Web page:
Toyota Prius just keeps on going

Its days to turn number a measure of how long a car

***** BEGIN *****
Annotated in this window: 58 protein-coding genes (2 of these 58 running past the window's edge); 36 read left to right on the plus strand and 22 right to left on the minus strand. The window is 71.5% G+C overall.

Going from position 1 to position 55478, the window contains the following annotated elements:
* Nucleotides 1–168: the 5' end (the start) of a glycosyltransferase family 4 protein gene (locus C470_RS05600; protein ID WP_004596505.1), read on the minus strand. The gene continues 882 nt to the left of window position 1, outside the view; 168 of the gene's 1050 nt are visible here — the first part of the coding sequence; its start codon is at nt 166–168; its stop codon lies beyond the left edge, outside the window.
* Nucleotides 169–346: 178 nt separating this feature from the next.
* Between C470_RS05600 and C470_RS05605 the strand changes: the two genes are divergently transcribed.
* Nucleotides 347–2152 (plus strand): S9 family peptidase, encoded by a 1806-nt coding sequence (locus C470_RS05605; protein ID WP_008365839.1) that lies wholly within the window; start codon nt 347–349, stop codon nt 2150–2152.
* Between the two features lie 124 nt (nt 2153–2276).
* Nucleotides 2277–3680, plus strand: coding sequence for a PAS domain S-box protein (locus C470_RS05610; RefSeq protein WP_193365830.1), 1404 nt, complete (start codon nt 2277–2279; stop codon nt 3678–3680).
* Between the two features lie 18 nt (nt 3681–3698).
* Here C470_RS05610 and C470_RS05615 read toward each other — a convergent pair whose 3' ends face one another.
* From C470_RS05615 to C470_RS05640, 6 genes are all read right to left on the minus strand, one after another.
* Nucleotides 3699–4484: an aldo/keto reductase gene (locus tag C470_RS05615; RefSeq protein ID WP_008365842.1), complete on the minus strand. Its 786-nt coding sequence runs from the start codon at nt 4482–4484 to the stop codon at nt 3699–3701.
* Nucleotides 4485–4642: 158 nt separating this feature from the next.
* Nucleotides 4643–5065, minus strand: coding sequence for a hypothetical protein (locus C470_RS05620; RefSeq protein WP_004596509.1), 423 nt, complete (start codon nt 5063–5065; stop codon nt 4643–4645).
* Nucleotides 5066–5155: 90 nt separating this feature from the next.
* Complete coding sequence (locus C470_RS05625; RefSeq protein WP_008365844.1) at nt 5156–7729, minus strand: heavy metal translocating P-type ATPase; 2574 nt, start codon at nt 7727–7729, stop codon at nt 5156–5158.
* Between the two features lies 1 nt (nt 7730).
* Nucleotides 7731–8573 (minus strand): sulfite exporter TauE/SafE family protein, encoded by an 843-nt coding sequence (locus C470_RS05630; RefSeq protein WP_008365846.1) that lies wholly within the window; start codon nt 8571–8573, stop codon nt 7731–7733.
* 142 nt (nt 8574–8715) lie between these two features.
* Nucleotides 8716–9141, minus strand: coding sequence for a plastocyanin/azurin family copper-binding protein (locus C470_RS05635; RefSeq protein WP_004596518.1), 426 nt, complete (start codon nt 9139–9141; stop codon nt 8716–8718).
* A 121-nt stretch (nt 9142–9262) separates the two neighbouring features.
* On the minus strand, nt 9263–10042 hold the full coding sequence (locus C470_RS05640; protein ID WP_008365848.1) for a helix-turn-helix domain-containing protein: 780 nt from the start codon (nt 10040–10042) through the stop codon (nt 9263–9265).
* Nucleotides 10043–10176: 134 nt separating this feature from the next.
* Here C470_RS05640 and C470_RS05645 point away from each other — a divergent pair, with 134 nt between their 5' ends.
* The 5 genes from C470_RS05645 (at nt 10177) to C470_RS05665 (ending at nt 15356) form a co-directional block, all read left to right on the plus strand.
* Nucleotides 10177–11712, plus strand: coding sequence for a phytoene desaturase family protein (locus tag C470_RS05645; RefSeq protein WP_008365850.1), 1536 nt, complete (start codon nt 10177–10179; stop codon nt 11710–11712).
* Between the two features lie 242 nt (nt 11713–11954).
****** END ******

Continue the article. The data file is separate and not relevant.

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Its "days to turn" number - a measure of how long a car typically stays on a dealer's lot before being delivered to a customer - is 10. The industry average is in the mid-60s. Among hybrid cars, the closest any other comes is Toyota's own Camry Hybrid with 15 days, according to Edmunds.com. This very success is why federal tax incentives for Toyota ( Charts ) hybrids have been reduced. To give American automakers a fighting chance, Congress wrote a phase-out provision into the tax credit rules. As a given car company sold more hybrid vehicles, tax credits on its vehicles would diminish then, finally, vanish. Already, Prius tax incentives have been cut to 25 percent of their original $3,150. By the end of this month, there will be no federal tax credits at all for the Prius or any of Toyota's hybrid vehicles. So far, though, the lack of tax credits hasn't seemed to hurt. Toyota hasn't had to pile on its own incentives to make up for it. Incentive spending per car on the Prius is now $71, according to Edmunds.com. That compares to $685 for the Ford Escape Hybrid and nearly $1,500 for the Nissan Altima Hybrid. Stand-out looks Among industry experts, the most often cited reason for the Prius's continued success is, simply, that it looks unlike any other car on the market. The Prius is instantly recognizable, even from a block away, as a hybrid car. For those who want to make a public statement about their desire to help the environment, that's an important selling point. "Even with our other hybrids, you've got to squint to see the hybrid badge," said Toyota spokesman Wade Hoyt. But the standard take on the Prius's success - the idea that buyers just want to make a statement - probably oversimplifies its remarkable appeal. "There was the potential for this to be a flash in the pan, the car of the moment. It's not," said Jack Nerad,Editorial Director for Kelley Blue Book and author of the Complete Idiot's Guide to Hybrid and Alternative Fuel Vehicles. The Prius is successful, most importantly, because it asks its buyers to sacrifice nothing while making a statement. Prius drivers are not shoehorned into a cramped little car with no room for a family's weekend luggage. And, while it won't be showing up your local drag strip this weekend, the Prius is quick enough to keep up with most ordinary family cars. Since it was designed from the wheels up as a hybrid vehicle, sacrifices were minimized. Since its body was designed around a hybrid drivetrain, batteries included, it has all the storage and interior space of a normal midsized car. Other hybrid sedans, like the Altima and Camry, lose storage space to battery
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